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Commodities Briefing 14.May 2013

Posted on 14 May 2013 by VRS |  Email |Print

Is it too early to pronounce the so-called commodity super-cycle over? Just maybe. Two Canadian commodity indexes came out Monday, and they both suggest that raw materials are going through a modest stumble, not the huge blow up being forecast by the commodity doom and gloom crowd.
The indexes are from Toronto-Dominion Bank and Bank of Nova Scotia, whose top commodity analyst gave a relatively sanguine observation on the overall trend, despite April’s swoon for precious metals………………………………………..Full Article: Source

Posted on 14 May 2013 by VRS |  Email |Print

The main fundamental drivers of the commodities supercycle are still in force and recent commodity price weaknesses are more related to business-cycle fluctuations and short-term commodity-specific supply increases than a change in structural fundamentals.
Resource-intensive economic growth in emerging markets, led by urbanisation and industrialisation, has been the main force behind the rise in commodity demand and prices in the past 10 years. This process is expected to continue for the next 10 to 20 years………………………………………..Full Article: Source

Posted on 14 May 2013 by VRS |  Email |Print

Farmers responded to a big rise in prices in the past five years with a combination of increased planting, better husbandry and larger applications of fertiliser and pesticides. As a result, production rose, sending prices down.
The price weakness could last. Unlike agricultural commodities such as corn or wheat where seeds are set down every year, coffee bushes continue to produce beans and cocoa trees keep growing once planted. In short, it is a lot easier to increase production in response to rising prices than to cut it when prices fall………………………………………..Full Article: Source

Posted on 14 May 2013 by VRS |  Email |Print

The decline in Scotiabank’s Commodity Price Index in April was quite mild - down 0.2% month-over-month (m/m) - despite a sharp mid-month selloff in gold and talk of an end to the ‘Super-Cycle’ in commodity prices. “Financial market concern over the outlook for commodity markets was overblown mid-month,” said Patricia Mohr, Scotiabank’s Vice President of Economics and Commodity Market Specialist.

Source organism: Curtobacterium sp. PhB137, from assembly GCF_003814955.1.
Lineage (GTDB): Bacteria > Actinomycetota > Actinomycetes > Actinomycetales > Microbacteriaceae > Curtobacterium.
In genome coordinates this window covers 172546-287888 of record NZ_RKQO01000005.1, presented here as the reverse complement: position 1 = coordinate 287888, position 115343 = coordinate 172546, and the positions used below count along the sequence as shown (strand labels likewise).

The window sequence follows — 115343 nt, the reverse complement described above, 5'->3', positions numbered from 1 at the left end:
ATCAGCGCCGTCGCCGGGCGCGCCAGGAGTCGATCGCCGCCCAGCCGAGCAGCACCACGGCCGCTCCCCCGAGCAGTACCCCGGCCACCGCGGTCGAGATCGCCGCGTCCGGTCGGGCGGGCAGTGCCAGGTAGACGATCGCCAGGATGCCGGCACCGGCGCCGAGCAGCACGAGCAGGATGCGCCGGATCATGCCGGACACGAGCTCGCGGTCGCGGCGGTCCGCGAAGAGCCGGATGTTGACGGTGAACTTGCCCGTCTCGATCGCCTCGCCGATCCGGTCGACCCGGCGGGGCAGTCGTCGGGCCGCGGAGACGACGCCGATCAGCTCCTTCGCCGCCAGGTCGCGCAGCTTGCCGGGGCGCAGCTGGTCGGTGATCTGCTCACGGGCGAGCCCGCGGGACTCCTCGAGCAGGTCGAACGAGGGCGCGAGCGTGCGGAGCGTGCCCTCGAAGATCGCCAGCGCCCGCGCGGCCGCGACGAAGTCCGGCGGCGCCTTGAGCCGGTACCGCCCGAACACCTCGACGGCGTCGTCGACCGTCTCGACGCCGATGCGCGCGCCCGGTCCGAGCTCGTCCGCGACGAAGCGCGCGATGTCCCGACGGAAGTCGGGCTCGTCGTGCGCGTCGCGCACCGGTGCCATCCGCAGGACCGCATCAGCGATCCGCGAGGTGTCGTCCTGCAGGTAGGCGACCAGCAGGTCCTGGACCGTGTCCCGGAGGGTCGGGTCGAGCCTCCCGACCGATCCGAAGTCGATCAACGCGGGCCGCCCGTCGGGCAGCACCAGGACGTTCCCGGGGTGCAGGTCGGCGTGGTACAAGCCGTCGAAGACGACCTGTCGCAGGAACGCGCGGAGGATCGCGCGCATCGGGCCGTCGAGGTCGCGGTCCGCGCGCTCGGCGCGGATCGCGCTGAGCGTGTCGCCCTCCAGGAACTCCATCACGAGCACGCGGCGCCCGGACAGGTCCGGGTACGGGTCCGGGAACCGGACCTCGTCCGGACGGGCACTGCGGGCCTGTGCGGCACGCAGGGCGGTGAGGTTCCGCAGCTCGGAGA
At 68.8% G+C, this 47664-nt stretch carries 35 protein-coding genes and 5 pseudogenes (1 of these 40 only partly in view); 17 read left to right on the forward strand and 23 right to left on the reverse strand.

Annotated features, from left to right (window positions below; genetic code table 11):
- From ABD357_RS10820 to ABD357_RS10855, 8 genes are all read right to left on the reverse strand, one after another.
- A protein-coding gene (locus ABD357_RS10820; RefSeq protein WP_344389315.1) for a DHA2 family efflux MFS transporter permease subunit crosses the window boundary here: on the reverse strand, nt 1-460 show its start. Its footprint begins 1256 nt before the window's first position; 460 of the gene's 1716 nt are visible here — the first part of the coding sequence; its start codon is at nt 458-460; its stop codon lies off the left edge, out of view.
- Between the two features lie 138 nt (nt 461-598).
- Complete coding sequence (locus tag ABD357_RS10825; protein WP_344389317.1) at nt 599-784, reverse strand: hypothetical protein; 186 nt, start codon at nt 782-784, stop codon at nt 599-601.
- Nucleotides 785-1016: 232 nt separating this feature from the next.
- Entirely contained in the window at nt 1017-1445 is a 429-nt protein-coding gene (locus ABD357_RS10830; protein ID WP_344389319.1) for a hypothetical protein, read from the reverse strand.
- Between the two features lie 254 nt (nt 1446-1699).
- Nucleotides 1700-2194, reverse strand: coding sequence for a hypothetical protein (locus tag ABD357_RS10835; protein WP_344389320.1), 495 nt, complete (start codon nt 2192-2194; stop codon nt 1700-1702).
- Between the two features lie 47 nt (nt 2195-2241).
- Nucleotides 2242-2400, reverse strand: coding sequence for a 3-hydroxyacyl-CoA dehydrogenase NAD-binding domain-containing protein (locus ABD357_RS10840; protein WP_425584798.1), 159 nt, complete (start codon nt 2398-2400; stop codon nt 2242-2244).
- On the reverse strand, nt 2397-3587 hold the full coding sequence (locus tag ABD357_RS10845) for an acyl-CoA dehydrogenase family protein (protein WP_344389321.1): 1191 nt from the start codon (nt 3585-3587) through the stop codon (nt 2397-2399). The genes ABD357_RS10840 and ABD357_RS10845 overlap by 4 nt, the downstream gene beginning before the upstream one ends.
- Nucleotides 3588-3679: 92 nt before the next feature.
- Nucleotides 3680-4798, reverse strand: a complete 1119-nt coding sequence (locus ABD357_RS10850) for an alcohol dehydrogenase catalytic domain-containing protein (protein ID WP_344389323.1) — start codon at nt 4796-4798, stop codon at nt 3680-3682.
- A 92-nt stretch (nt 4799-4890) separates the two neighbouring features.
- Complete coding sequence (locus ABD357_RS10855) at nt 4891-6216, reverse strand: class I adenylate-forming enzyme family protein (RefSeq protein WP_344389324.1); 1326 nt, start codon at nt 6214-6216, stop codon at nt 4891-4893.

“While China’s Gross Domestic Product (GDP) slowed to 7.7% year-over-year (y/y) in 2013:Q1, from 7.9% in 2012:Q4, actual demand for raw materials was robust in China. The double-digit growth of China’s passenger car market, up 20% in Q1, reinforces its importance as a driver of growth in worldwide auto demand and related commodities such as copper.”……………………………………….Full Article: Source

Posted on 14 May 2013 by VRS |  Email |Print

Iran is unhappy with the current oil prices, its oil minister said Monday, hinting at a proposal for the OPEC to lower its output to compensate for a drop in crude prices. “Iran’s suggestion has always been to reduce OPEC production ceiling,” Rostam Qasemi told reporters at a petrochemical conference in Tehran.
The Organisation of the Petroleum Exporting Countries last week boosted production to 30.21 million barrels a day in April from 29.93 million in March maintaining a flat forecast of global demand………………………………………..Full Article: Source

Posted on 14 May 2013 by VRS |  Email |Print

Crude oil prices slipped Friday on renewed global demand worries after OPEC left its 2013 estimate unchanged and reported increased output in April. New York’s main contract, West Texas Intermediate (WTI) for June delivery, closed at $96.04 a barrel, down 35 cents from Thursday.
In London trade, Brent North Sea crude for June settled 56 cents lower at $103.91 a barrel. The WTI futures contract sank more than $3 before pulling back up in late-session trade………………………………………..Full Article: Source

Posted on 14 May 2013 by VRS |  Email |Print

Emkay Commodity Research has come out with its report on energy and precious metals. The research firm expects crude oil prices to go down as investors would remain cautious ahead of the manufacturing, GDP and retail sales data to gauge the health of global economy.
Emkay Commodity Research has come out with its report on energy and precious metals. The research firm expects crude oil prices to go down as investors would remain cautious ahead of the manufacturing, GDP and retail sales data to gauge the health of global economy………………………………………..Full Article: Source

Posted on 14 May 2013 by VRS |  Email |Print

According to Bloomberg, Warren Buffet’s MidAmerican Energy Holdings Co. is gearing up to drop $1.9 billion on new wind farms in Iowa. The investment might build as many as 656 new turbines by 2015, which would add as much as 1,050 megawatts of wind power capacity to the 2,285 megawatts the company already operates in the state.
The project could also herald a revival in American wind power in general. The anticipated expiration of the production tax credit for wind energy drove a spike in installations in 2012, then a lull into 2013, and finally an anticipated ramp up now that the credit was extended for another year by the fiscal cliff deal………………………………………..Full Article: Source

Posted on 14 May 2013 by VRS |  Email |Print